California may be a ways away, but the University got a little taste of Hollywood last week.
On March 28, actress, author and blogger Laura Cayouette paid a visit to a few of the Manship School of Mass Communication’s classes. She delivered some tips on interviewing and writing, as well as the importance of social media in building an online image.
Cayouette may not be a journalist, but her experience in different jobs, especially acting, make her advice applicable in any career.
The now-actor actually began as a creative writing major, earning a master’s degree at the University of South Alabama before deciding to pursue acting at 25. Since then, she has appeared in over 60 titles, and has become a favorite of world-renowned filmmaker Quentin Tarantino.
She has also been able to make use of her creative writing degree, penning a series of mystery novels centering around Charlotte Reade, an actress who becomes involved in a search for a lost mother right in the heart of New Orleans. In addition, she has also written a standalone novel, “Lemonade Farm,” as well as a book of advice for actors.
As someone with enough experience and knowledge to publish a full book of advice, it’s no surprise that Cayouette had some wise words to offer students right here in Baton Rouge.
The actress stopped by Professor Doug Draper’s MC 4002 class to bestow some of what she’s learned on a lucky group of students. MC 4002, or Public Relations and Social Media Strategy, is all about creating an image, something Cayouette is an expert in.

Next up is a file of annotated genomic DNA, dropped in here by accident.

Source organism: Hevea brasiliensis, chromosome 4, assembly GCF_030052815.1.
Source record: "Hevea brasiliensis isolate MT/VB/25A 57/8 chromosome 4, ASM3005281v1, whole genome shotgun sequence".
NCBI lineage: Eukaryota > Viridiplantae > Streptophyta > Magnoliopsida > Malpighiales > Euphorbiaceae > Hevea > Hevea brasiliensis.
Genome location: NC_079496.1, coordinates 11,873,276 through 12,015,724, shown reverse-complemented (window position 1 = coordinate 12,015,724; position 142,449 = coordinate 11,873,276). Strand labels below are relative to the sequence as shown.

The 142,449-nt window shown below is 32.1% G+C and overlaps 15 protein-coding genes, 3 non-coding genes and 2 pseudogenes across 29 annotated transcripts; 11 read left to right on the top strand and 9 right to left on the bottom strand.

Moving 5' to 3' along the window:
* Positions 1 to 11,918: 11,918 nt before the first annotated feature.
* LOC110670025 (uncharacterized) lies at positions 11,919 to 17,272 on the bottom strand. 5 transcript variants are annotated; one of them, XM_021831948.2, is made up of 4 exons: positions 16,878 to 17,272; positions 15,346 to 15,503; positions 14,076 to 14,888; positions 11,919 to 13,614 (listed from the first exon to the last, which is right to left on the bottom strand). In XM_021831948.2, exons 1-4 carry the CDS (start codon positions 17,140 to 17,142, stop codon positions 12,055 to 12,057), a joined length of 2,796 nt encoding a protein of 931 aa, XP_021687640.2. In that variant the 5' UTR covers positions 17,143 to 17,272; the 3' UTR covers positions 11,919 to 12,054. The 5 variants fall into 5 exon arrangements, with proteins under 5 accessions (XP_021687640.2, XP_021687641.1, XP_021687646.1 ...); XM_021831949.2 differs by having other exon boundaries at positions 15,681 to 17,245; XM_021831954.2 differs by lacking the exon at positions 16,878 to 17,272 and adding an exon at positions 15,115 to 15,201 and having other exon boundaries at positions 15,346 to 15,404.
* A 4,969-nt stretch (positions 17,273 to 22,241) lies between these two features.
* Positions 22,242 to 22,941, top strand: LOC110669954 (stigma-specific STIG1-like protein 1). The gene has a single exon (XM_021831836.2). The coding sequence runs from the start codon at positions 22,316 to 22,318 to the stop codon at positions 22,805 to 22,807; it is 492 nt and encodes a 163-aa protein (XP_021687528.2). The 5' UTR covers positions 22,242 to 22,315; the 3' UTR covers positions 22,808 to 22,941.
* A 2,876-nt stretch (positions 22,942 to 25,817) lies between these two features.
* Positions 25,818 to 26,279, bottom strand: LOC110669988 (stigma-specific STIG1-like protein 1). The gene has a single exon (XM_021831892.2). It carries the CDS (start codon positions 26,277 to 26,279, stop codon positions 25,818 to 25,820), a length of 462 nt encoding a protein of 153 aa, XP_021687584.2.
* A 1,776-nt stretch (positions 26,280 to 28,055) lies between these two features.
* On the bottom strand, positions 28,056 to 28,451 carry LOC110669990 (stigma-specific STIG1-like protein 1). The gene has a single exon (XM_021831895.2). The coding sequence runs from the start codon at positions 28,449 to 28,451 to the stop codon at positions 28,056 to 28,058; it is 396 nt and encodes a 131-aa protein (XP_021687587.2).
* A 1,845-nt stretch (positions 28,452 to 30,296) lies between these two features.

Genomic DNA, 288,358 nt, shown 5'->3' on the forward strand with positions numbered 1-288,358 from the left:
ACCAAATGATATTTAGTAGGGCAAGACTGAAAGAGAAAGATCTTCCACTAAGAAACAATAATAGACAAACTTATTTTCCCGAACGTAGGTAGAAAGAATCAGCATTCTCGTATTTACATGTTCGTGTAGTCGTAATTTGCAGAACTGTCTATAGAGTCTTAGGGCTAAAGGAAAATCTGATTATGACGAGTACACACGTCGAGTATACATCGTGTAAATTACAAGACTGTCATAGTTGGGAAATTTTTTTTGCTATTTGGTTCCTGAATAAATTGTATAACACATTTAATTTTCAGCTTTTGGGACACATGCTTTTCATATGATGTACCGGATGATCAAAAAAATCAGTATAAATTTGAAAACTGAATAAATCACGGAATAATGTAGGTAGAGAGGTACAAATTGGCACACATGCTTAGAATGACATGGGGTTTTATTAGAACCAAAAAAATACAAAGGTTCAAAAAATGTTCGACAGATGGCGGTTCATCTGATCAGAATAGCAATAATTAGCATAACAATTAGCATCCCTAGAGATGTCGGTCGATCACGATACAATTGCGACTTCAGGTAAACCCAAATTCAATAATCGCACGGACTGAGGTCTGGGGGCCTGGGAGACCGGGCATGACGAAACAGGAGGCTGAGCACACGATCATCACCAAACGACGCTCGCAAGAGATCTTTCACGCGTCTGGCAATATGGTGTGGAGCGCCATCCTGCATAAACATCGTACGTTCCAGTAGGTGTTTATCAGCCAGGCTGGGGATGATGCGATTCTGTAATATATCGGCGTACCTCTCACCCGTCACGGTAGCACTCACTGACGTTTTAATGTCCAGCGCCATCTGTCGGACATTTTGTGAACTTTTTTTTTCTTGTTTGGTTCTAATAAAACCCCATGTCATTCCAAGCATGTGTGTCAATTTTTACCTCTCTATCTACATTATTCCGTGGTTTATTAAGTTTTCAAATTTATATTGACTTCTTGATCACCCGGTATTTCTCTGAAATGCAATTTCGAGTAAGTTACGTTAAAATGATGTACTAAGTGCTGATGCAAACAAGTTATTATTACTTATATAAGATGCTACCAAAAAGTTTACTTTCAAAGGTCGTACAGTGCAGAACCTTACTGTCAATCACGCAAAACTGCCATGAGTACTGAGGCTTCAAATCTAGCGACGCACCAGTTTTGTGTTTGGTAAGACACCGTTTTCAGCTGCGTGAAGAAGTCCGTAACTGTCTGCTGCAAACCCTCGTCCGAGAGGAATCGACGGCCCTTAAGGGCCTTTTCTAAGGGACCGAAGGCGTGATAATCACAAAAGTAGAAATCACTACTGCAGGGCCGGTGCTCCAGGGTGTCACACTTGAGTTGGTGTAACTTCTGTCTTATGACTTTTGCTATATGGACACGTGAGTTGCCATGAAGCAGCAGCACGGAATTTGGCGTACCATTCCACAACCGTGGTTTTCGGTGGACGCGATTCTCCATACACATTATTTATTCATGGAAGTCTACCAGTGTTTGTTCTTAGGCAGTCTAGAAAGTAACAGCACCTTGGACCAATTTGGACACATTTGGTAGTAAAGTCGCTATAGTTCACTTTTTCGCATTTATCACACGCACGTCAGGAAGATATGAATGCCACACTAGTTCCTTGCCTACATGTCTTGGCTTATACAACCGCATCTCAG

To a self-published author and an actress, image is everything. Cayouette emphasized the importance of not being too political, posting regularly and finding a community within each platform that fits in hashtags and mutual followers.
“Social media is actually my No. 1 way [to reach an audience],” she said. “And each social media has a different thing that it’s good for.”
From there, she spoke a bit about writing, and how she goes from a blank page to a full novel. The most important part? Planning.
Her first step is to write down her idea, and why she wants to tell the story. This way, the importance won’t get muddy with time, and the inspiration and message stays clear. Next comes the outline, so intricate storylines and concepts stay straight. Finally, a schedule, so the novel doesn’t get tossed to the side in order to focus on other things.
Though this structure seems rather strictly regimented, she believes it allows her to do her best work. She can focus on the beauty and flow of her writing with the clarity of a structure instead of surprising herself with what comes next.
“It’s essential,” Cayouette said. “To me, asking why you need an outline is like asking why a body needs a skeleton.”
This strategy of pre-planning is actually borrowed from Cayouette’s experience in Hollywood. It’s commonly known in the industry that pre-production is the secret to production, but it is seldom applied so directly to writing. This combination of different perspectives is what makes Cayouette’s advice so useful.
She shared a lot of other anecdotes and strategies for making it in whatever field you would want to end up in, but all of it came back to the same three points: be prepared, be motivated and be unforgettable.
For a more extensive collection of Cayouette’s advice about the acting world and beyond, pick up a copy of “Know Small Parts: An Actor’s Guide to Turning Minutes into Moments and Moments into a Career."